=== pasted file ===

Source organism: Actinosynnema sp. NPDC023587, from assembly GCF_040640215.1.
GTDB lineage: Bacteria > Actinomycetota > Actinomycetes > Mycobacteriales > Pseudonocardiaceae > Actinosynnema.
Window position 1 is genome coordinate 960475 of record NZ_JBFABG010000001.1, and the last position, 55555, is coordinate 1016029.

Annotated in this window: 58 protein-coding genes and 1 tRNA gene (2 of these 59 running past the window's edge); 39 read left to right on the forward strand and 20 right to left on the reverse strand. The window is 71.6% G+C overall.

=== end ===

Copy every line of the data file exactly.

Source organism: Actinosynnema sp. NPDC023587, from assembly GCF_040640215.1.
GTDB lineage: Bacteria > Actinomycetota > Actinomycetes > Mycobacteriales > Pseudonocardiaceae > Actinosynnema.
Window position 1 is genome coordinate 960475 of record NZ_JBFABG010000001.1, and the last position, 55555, is coordinate 1016029.

Annotated in this window: 58 protein-coding genes and 1 tRNA gene (2 of these 59 running past the window's edge); 39 read left to right on the forward strand and 20 right to left on the reverse strand. The window is 71.6% G+C overall.